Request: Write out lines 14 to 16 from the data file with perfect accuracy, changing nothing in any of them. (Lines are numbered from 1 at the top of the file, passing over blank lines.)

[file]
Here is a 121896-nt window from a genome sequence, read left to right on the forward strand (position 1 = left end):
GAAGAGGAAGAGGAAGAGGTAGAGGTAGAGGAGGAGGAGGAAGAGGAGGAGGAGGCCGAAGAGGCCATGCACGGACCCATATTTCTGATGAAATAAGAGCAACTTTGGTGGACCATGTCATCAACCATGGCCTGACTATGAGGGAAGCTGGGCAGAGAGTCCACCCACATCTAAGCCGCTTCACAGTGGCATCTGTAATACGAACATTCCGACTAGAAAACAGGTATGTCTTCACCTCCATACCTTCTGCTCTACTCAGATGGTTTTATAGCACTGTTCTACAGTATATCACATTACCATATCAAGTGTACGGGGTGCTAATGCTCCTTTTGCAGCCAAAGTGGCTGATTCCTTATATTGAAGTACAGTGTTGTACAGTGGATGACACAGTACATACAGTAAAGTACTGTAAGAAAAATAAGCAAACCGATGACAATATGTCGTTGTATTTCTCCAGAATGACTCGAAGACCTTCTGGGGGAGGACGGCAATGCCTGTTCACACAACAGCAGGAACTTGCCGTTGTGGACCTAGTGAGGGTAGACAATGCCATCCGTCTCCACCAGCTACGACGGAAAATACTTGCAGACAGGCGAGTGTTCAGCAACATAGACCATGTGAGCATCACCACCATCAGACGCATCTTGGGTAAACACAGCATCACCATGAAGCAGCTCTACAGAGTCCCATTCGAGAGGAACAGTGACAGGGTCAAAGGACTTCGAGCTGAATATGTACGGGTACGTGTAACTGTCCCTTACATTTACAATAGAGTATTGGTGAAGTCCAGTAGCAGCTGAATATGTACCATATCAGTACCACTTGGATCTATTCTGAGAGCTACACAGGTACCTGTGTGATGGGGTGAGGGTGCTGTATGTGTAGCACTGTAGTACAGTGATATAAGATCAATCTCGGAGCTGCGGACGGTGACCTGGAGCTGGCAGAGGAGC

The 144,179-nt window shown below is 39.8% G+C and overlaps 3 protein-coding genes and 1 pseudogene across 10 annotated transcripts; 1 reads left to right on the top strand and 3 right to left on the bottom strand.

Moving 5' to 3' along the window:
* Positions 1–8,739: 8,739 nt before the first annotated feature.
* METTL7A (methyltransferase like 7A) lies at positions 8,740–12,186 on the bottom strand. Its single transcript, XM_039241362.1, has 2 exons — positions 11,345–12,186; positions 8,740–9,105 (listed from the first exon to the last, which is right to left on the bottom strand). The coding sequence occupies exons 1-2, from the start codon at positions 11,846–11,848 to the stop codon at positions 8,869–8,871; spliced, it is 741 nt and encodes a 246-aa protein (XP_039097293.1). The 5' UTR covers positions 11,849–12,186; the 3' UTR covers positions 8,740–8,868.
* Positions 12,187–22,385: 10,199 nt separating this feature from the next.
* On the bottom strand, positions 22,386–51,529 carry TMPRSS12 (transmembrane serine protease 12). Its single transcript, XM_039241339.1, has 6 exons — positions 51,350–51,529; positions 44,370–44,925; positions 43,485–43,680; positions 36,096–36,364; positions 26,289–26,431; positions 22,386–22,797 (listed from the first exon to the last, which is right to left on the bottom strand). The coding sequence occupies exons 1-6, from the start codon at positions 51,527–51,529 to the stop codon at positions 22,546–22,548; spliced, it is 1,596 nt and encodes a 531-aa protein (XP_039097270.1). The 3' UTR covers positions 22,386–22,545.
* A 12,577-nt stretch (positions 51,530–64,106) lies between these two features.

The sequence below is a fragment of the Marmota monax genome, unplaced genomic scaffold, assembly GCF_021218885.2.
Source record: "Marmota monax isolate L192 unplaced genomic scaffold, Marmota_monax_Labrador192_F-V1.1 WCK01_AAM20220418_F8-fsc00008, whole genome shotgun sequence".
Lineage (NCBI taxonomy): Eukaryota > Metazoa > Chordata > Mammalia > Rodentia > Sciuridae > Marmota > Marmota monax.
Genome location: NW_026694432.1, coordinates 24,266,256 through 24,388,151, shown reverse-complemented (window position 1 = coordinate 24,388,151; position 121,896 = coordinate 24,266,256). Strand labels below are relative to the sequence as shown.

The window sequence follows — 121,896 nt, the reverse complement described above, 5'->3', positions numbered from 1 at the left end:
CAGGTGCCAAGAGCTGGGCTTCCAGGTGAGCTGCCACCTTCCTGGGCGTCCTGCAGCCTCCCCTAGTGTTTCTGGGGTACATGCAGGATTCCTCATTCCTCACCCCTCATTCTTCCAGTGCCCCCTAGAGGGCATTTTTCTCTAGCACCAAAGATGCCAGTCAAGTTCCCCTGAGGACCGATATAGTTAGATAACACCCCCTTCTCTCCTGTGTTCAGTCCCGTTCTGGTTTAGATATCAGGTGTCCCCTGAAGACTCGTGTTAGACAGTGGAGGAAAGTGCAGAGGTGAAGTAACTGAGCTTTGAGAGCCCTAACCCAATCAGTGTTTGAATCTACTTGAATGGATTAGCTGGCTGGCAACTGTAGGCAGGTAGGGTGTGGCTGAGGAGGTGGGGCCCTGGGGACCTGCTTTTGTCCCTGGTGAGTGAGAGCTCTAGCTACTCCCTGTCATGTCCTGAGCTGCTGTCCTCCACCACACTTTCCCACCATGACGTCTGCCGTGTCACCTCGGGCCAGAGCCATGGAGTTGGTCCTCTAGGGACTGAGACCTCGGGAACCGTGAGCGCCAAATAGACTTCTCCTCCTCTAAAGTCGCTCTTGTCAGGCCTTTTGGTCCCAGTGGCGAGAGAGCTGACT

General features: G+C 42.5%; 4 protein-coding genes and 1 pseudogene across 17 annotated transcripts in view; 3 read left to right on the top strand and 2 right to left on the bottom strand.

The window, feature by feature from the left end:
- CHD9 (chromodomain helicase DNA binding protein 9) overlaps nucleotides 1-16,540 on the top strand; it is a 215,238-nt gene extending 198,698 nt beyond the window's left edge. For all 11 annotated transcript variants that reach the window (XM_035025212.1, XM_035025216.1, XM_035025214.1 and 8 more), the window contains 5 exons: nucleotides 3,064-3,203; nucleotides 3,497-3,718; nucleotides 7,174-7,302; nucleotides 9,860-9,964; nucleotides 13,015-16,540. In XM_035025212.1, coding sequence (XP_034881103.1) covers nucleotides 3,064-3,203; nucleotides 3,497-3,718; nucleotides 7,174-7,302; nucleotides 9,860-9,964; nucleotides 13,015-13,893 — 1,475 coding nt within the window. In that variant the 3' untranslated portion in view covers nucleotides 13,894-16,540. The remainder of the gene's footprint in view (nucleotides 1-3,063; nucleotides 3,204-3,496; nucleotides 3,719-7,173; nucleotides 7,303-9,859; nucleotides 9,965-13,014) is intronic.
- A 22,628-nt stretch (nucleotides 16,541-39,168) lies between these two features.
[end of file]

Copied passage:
The window sequence follows — 121,896 nt, the reverse complement described above, 5'->3', positions numbered from 1 at the left end:
CAGGTGCCAAGAGCTGGGCTTCCAGGTGAGCTGCCACCTTCCTGGGCGTCCTGCAGCCTCCCCTAGTGTTTCTGGGGTACATGCAGGATTCCTCATTCCTCACCCCTCATTCTTCCAGTGCCCCCTAGAGGGCATTTTTCTCTAGCACCAAAGATGCCAGTCAAGTTCCCCTGAGGACCGATATAGTTAGATAACACCCCCTTCTCTCCTGTGTTCAGTCCCGTTCTGGTTTAGATATCAGGTGTCCCCTGAAGACTCGTGTTAGACAGTGGAGGAAAGTGCAGAGGTGAAGTAACTGAGCTTTGAGAGCCCTAACCCAATCAGTGTTTGAATCTACTTGAATGGATTAGCTGGCTGGCAACTGTAGGCAGGTAGGGTGTGGCTGAGGAGGTGGGGCCCTGGGGACCTGCTTTTGTCCCTGGTGAGTGAGAGCTCTAGCTACTCCCTGTCATGTCCTGAGCTGCTGTCCTCCACCACACTTTCCCACCATGACGTCTGCCGTGTCACCTCGGGCCAGAGCCATGGAGTTGGTCCTCTAGGGACTGAGACCTCGGGAACCGTGAGCGCCAAATAGACTTCTCCTCCTCTAAAGTCGCTCTTGTCAGGCCTTTTGGTCCCAGTGGCGAGAGAGCTGACT

General features: G+C 42.5%; 4 protein-coding genes and 1 pseudogene across 17 annotated transcripts in view; 3 read left to right on the top strand and 2 right to left on the bottom strand.